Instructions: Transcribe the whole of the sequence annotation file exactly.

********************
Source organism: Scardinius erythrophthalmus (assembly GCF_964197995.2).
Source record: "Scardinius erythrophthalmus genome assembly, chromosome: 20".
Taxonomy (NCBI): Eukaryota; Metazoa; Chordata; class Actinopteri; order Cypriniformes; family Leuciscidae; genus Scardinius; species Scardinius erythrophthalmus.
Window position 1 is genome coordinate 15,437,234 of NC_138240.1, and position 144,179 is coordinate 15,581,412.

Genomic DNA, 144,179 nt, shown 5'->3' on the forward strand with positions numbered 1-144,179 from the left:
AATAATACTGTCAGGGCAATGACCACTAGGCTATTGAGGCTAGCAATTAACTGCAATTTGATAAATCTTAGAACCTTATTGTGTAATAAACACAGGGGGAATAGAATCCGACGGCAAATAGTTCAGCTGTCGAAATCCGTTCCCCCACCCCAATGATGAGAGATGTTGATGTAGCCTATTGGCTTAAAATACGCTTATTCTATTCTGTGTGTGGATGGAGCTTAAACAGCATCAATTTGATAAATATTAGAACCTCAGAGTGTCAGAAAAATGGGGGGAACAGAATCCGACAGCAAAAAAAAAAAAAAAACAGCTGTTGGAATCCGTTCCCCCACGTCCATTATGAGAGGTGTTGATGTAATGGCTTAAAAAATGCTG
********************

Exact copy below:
Source organism: Scardinius erythrophthalmus (assembly GCF_964197995.2).
Source record: "Scardinius erythrophthalmus genome assembly, chromosome: 20".
Taxonomy (NCBI): Eukaryota; Metazoa; Chordata; class Actinopteri; order Cypriniformes; family Leuciscidae; genus Scardinius; species Scardinius erythrophthalmus.
Window position 1 is genome coordinate 15,437,234 of NC_138240.1, and position 144,179 is coordinate 15,581,412.

Genomic DNA, 144,179 nt, shown 5'->3' on the forward strand with positions numbered 1-144,179 from the left:
AATAATACTGTCAGGGCAATGACCACTAGGCTATTGAGGCTAGCAATTAACTGCAATTTGATAAATCTTAGAACCTTATTGTGTAATAAACACAGGGGGAATAGAATCCGACGGCAAATAGTTCAGCTGTCGAAATCCGTTCCCCCACCCCAATGATGAGAGATGTTGATGTAGCCTATTGGCTTAAAATACGCTTATTCTATTCTGTGTGTGGATGGAGCTTAAACAGCATCAATTTGATAAATATTAGAACCTCAGAGTGTCAGAAAAATGGGGGGAACAGAATCCGACAGCAAAAAAAAAAAAAAAACAGCTGTTGGAATCCGTTCCCCCACGTCCATTATGAGAGGTGTTGATGTAATGGCTTAAAAAATGCTG